On Tuesday, Lisa Boss, Linda Gunnett and Peggy Tatum filed a class action lawsuit in the Northern District of Illinois against the Kraft Heinz Company and Kraft Heinz Foods Company, LLC alleging the companies failed to properly disclose the use of artificial flavoring in its MiO water flavoring products.
According to the complaint, the Kraft Heinz Company is a Delaware corporation co-headquartered in Chicago, Ill. and Pittsburgh, Penn. The complaint further states that Kraft Heinz Foods is a subsidiary of the Kraft Heinz Company and a Delaware company headquartered in Chicago. The complaint purports that both defendants manufacture, label, advertise, market, distribute, and sell food products throughout the United States including MiO water flavoring products.
As reported by the complaint, each of the named defendants are residents and citizens of California who purchased the defendants’ water flavoring product MiO multiple times for personal and household consumption.
The complaint alleges that at least 18 of the defendants’ MiO flavored water enhancers contain undisclosed artificial flavors. Specifically, the complaint alleges that dl-malic acid, a synthetic petrochemical, is the primary flavoring agent in MiO, and 16 of the 18 MiO products list malic acid as either the first or second ingredient by weight after water.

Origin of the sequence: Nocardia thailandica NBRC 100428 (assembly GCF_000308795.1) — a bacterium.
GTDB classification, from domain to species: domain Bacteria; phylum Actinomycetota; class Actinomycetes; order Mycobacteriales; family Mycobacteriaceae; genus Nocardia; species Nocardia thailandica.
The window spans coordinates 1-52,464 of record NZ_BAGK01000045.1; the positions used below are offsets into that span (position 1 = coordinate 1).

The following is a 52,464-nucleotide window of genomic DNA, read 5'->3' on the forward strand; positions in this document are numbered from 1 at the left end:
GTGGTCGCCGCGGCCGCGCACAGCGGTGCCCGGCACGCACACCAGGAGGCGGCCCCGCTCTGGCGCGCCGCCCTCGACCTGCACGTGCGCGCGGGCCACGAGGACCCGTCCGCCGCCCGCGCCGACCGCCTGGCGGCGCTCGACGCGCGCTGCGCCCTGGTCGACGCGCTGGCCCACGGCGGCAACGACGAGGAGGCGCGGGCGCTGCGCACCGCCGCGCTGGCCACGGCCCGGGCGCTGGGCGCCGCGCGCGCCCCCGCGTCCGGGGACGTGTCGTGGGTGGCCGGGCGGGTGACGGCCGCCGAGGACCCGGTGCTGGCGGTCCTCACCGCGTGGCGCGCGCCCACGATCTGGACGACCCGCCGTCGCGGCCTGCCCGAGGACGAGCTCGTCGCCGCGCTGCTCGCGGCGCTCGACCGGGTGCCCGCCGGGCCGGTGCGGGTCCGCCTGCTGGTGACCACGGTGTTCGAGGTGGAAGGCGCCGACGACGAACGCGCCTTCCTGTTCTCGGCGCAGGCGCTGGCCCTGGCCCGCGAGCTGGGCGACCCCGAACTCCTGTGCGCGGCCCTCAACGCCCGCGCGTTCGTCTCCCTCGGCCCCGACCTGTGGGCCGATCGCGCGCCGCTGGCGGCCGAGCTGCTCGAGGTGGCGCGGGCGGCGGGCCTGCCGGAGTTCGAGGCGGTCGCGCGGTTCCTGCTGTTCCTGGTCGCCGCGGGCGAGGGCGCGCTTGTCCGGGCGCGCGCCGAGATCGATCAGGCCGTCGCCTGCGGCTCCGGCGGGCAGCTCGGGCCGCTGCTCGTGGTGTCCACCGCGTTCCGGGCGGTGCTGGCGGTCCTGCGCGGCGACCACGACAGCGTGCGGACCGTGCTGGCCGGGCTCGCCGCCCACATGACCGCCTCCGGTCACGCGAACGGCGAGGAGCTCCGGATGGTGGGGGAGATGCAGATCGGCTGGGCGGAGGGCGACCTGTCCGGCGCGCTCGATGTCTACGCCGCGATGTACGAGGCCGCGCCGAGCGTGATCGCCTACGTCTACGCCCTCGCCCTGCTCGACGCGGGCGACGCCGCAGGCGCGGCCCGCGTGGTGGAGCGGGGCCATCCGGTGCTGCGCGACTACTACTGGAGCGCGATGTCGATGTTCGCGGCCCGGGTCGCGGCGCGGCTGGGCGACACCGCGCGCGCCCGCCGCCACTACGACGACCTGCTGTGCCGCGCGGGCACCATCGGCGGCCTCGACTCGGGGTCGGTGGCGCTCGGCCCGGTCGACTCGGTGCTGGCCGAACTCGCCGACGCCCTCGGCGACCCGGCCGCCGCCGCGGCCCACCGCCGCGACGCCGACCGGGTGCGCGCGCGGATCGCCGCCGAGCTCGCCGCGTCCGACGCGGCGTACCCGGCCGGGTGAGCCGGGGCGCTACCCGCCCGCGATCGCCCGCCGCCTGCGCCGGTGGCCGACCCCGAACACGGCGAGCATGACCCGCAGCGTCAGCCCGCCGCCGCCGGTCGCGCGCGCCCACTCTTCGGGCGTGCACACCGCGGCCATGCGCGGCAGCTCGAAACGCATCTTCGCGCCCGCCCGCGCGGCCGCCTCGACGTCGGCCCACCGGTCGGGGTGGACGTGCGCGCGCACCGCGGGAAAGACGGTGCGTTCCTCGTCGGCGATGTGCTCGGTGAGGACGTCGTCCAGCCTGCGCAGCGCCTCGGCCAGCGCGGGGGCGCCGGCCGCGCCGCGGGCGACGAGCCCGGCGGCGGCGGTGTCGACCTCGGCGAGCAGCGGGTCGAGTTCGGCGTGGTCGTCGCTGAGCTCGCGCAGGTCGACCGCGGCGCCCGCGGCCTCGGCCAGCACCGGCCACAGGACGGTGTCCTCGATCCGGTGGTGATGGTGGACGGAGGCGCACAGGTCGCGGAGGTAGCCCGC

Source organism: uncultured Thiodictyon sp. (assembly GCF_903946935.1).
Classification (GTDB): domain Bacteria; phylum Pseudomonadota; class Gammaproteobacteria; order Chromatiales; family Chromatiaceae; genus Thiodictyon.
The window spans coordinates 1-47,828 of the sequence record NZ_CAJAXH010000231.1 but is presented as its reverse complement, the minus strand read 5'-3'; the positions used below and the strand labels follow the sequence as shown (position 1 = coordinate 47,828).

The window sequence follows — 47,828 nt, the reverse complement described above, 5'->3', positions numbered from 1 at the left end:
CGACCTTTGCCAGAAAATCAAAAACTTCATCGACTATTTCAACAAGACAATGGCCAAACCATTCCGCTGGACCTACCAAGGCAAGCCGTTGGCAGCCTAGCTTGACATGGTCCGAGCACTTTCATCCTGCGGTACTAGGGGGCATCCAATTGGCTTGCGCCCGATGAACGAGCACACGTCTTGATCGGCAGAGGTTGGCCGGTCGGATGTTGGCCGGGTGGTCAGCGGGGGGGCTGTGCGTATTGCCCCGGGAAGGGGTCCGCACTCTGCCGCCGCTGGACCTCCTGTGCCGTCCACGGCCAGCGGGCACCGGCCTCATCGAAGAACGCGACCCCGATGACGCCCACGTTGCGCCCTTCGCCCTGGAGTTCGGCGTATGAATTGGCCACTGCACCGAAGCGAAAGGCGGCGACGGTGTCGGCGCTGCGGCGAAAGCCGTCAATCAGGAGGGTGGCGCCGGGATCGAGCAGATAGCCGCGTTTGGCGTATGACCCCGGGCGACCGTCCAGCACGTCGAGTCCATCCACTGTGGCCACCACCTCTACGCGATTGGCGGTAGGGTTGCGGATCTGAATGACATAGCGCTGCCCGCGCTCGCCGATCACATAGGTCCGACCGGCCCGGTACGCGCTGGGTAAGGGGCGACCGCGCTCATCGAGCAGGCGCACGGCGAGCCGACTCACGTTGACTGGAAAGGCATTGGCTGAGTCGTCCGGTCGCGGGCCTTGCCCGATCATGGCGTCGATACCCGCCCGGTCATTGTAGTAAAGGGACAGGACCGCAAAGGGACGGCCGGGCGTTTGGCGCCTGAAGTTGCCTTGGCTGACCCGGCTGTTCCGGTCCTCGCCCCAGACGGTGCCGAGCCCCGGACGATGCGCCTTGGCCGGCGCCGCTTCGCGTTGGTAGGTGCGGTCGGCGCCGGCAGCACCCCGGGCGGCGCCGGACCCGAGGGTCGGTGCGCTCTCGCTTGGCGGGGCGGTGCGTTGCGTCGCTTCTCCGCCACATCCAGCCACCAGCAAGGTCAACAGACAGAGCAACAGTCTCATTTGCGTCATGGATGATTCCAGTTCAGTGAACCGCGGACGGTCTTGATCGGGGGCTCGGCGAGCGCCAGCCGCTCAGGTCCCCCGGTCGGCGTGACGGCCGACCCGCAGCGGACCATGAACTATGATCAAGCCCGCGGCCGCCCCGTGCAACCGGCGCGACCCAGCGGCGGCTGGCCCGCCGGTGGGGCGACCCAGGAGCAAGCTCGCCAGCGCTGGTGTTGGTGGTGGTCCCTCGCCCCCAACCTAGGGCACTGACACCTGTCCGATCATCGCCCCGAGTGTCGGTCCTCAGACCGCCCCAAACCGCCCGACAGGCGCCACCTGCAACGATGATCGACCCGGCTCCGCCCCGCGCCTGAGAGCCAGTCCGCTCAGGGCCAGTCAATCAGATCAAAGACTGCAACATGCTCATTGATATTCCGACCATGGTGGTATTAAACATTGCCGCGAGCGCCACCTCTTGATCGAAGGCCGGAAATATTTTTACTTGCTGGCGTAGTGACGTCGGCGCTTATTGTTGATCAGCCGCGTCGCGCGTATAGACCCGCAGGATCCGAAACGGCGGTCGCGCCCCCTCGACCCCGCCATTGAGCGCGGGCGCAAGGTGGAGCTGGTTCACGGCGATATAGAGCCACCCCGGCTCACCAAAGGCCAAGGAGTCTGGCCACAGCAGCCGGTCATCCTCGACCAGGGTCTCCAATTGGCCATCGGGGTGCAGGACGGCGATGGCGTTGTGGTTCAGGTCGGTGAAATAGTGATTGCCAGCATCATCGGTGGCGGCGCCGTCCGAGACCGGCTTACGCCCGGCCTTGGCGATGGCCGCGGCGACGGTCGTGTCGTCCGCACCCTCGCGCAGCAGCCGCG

The plaintiffs allege that none of the 18 MiO products disclose the use of artificial flavoring on its front or back labels. Instead, the complaint states that the MiO product’s front labels display the name of each product’s characterizing fruit, berry or tea flavor. The plaintiffs argue this labeling and the omission of Federal and state required “Artificial Flavor” or “Artificially Flavored” label disclosures makes consumers believe that the MiO products are made exclusively from and flavored only with natural flavoring.
Due to the defendants’ failure to disclose the artificial flavoring in its MiO products, the plaintiffs allege the defendants are in violation of the Illinois Consumer Fraud and Deceptive Business Practices Act, the Consumers Legal Remedies Act, California’s False Advertising Law, Pennsylvania Unfair Trade Practices and Consumer Protection Law, Unfair Competition Law, and express and implied warranties. In addition to the above claims the plaintiffs bring claims of negligent misrepresentation and fraud by omission.
The plaintiffs seek class certification, declaratory judgment, actual damages or statutory damages of $100 per class member, disgorgement of any benefits received from the improper and misleading labeling, punitive damages, restitution, attorneys fees and interest. The plaintiffs are represented by The Elliott Law Firm.